The effect of KOH concentration on chemical activation of porous carbon sorbents for carbon dioxide uptake and carbon dioxide–methane selectivity: the relative formation of micro- (<2 nm) versus meso- (>2 nm) porosity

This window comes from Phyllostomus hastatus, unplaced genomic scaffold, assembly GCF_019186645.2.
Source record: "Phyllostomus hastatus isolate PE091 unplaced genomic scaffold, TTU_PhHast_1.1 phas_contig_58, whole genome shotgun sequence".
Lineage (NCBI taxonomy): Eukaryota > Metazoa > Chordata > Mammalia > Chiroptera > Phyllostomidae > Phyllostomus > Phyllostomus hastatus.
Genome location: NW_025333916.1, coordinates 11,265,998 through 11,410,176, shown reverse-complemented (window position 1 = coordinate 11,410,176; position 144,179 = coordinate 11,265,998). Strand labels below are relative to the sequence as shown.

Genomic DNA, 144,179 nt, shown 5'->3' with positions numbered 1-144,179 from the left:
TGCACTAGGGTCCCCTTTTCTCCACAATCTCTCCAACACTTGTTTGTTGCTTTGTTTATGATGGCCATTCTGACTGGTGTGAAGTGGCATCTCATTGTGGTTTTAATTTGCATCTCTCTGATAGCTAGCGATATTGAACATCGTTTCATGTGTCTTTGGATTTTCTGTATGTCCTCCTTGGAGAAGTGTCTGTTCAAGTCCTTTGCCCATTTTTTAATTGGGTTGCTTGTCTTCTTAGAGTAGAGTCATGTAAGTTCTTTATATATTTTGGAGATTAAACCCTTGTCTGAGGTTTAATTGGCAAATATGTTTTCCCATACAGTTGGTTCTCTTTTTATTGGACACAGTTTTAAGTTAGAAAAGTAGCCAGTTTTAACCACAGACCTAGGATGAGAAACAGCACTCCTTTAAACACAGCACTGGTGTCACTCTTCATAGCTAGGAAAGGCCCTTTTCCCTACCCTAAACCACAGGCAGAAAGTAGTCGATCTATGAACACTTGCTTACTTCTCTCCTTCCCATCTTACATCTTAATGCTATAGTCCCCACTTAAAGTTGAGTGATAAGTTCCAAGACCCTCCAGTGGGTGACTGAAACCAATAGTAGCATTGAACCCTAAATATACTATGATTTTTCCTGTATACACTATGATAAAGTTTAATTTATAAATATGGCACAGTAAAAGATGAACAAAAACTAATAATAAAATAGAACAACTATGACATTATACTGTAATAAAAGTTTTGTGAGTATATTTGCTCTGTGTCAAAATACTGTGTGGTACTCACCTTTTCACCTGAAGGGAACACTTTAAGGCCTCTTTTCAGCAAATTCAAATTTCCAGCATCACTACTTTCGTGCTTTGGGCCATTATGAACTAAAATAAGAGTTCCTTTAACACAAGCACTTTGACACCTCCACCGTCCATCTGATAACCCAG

Porous carbon (PC) sorbents are synthesized from polymer precursors mixed with a chemical activation reagent and pyrolised (>500 °C). KOH is known to be the best activator for a wide range of precursors, as it creates PCs with a large surface area (1200–4000 m2 g−1). In order to determine the optimum KOH:polymer ratio for both CO2 adsorption and CO2/CH4 selectivity, we prepared a set of five S-containing porous carbon (SPC) samples from polythiophene (PTh) with increasing KOH:PTh ratio (1 to 5), and investigated CO2 and CH4 uptake measurements on carbonaceous SPC samples up to a pressure limit of 30 bar. The SPCs have been characterised by XPS, SEM, TEM and BET surface area analysis. Although the apparent surface area and total pore volume increased with increasing KOH concentration, the maximum CO2 uptake (5–30 bar) was demonstrated for samples with KOH:PTh = 3. This equates to SPC samples with a surface area and total pore volume of ∼2700 m2 g−1 and 1.5 cm3 g−1, respectively. Greater values for either parameter do not enhance the CO2 uptake, showing that it is not total porosity that is important. SPC samples formed with KOH:PTh = 3 show both a maximum C composition (85%), and a maximum fraction of micro-pores (<2 nm) with a concomitant decrease in meso-pores (>2 nm). KOH:PTh = 3 is also the synthetic condition to maximise CH4 uptake (5–30 bar); however, the optimum CO2/CH4 selectivity occurred with KOH:PTh = 2. This correlates with a different surface area (2200 m2 g−1) and total pore volume (1.2 cm3 g−1) that are required for optimum CO2 uptake. These results suggest that process conditions that lead to high relative microporosity need to be considered rather than the total surface area or pore volume.